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United States Department of Agriculture

Agricultural Research Service

Research Project: UNDERSTANDING PHOSPHORUS CHEMISTRY IN MANURE AND SOIL AND THEIR INTERACTIONS TO TREAT AND CONTROL PHOSPHORUS MOVEMENT IN THE ENVIRONMENT Title: Time Dependent Bioactive Phosphorus Extractability in Calcium and Iron-Treated Soils

Authors
item Dao, Thanh
item Codling, Eton
item Schwartz, Robert

Submitted to: Agronomy Abstracts
Publication Type: Abstract Only
Publication Acceptance Date: October 6, 2005
Publication Date: November 6, 2005
Citation: Dao, T.H., Codling, E.E., Schwartz, R.C. 2005. Time dependent bioactive phosphorus extractability in calcium- and iron-treated soils. [abstract]Agronomy Abstracts. CD-ROM.

Technical Abstract: Practices to reduce phosphorus (P) source bioavailability are gaining acceptance in the management of excessive P in manure and P-enriched soils although the environmental behavior of the immobilized P is largely unknown. Water-extractable dissolved and complexed P forms (i.e. bioactive P) and Mehlich-III P were determined during a 16-week soil incubation to elucidate mechanisms of stabilization and P extractability as affected by Ca2+ and Fe3+-amendments in an Aridic Haploxeroll and an Oxyaquic Hapludult. The Fe3+ additive reduced WEP by over 90% when applied at a rate of 0.18 mole kg-1. However, potentially bioactive P can increase with time and that the use of Mehlich-III P may not appropriately reflect this potential to contribute P to the impairment of surface waters. Mehlich-III P levels in Fe3+-treated soils were reduced, after that remained unchanged up to 16 weeks. The phytase-hydrolyzable P (PHP) fractionation method, however, revealed that the additives' effect was transitory; increasing previously insoluble inorganic EDTA-extractable P (EEP) was extractable and organic PHP was exchangeable and susceptible to enzymatic dephosphorylation over time to revert back to initial levels. Calcium carbonate amended at a liming rate to raise soil pH to near neutrality negated the environmental benefit of applying iron-rich P-immobilizing additives to both soils. The temporary suppression might resolve a short-term elevated soluble P condition, however, was not effective in mitigating the long-term risks of bioactive P losses from P-enriched soils.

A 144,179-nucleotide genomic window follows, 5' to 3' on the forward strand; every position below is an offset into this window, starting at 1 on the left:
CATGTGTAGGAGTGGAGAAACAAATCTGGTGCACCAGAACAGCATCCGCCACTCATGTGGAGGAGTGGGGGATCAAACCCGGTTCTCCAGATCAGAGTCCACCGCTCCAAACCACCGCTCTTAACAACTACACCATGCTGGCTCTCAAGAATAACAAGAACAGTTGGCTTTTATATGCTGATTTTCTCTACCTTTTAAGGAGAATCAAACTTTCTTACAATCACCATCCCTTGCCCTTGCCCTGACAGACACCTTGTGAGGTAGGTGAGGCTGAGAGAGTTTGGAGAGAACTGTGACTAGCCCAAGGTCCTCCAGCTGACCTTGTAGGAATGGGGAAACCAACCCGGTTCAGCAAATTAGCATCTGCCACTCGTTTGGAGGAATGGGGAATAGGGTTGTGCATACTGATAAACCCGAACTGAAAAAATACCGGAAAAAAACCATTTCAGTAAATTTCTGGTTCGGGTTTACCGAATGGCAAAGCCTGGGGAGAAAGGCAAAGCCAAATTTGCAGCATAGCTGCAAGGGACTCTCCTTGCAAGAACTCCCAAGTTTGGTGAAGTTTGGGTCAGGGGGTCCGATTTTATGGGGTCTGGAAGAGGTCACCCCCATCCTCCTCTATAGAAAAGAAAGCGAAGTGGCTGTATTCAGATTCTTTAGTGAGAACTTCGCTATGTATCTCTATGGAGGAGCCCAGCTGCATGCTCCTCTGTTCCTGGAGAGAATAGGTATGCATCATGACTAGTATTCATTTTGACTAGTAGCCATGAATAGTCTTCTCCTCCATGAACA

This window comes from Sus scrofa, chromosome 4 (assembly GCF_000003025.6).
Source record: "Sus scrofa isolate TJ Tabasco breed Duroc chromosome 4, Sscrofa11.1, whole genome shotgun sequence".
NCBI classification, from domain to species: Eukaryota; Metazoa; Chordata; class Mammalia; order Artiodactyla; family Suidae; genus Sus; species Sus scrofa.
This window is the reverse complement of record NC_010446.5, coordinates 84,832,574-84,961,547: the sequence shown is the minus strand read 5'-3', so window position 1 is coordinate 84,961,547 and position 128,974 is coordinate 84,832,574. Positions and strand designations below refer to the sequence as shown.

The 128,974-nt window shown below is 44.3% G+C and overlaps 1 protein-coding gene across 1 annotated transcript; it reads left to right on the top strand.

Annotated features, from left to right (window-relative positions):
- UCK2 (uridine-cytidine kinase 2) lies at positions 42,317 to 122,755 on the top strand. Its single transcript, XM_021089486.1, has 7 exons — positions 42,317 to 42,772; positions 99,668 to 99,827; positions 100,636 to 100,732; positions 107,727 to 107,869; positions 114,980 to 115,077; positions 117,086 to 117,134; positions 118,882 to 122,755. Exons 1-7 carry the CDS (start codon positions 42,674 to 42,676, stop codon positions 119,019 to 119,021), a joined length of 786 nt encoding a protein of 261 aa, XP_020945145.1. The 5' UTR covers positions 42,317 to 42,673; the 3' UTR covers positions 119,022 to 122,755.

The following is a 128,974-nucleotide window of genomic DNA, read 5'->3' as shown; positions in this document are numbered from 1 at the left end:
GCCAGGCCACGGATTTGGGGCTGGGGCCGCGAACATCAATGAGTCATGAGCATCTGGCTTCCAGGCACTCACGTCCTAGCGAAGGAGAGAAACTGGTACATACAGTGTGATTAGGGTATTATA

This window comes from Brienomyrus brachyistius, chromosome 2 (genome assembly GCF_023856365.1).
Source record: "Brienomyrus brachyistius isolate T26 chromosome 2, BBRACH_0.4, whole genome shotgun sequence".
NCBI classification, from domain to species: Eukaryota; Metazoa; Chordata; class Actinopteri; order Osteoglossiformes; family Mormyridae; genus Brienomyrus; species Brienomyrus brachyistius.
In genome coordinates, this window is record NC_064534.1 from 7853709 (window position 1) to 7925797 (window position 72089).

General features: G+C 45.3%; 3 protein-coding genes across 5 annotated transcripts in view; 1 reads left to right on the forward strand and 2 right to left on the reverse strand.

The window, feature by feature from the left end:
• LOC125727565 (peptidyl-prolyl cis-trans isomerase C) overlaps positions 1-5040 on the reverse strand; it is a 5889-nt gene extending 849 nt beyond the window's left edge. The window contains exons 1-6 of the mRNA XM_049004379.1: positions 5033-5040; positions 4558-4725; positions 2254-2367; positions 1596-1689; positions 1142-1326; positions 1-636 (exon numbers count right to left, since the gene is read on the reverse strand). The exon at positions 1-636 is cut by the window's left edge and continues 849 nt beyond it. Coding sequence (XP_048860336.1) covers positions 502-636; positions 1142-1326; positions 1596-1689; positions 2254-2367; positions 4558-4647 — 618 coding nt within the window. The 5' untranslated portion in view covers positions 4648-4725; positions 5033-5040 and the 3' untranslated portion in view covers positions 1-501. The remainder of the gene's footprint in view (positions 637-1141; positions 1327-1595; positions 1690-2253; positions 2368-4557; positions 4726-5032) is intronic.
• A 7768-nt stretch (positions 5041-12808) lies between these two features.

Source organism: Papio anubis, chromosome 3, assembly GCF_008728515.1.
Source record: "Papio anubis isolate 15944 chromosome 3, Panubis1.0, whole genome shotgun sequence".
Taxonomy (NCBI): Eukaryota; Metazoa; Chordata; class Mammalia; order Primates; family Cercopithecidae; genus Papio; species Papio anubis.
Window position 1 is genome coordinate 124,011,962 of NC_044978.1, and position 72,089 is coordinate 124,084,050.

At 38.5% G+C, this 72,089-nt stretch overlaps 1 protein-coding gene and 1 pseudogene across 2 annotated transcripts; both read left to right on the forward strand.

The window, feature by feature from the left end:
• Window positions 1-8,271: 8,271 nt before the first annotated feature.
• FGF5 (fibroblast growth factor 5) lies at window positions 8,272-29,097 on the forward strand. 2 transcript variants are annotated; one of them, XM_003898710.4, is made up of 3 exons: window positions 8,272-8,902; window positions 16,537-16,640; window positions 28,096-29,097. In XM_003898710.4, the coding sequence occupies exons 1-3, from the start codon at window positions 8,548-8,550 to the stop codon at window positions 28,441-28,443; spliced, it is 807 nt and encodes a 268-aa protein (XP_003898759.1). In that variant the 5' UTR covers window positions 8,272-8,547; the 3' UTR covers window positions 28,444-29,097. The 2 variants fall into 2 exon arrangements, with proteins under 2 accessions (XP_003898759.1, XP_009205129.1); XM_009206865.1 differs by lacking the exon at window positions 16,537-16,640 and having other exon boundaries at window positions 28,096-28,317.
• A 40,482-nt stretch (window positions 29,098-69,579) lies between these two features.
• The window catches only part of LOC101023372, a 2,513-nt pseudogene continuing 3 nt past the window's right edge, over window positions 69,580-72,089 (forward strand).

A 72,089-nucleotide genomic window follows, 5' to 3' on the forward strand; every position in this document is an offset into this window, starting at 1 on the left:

Last Modified: 10/25/2014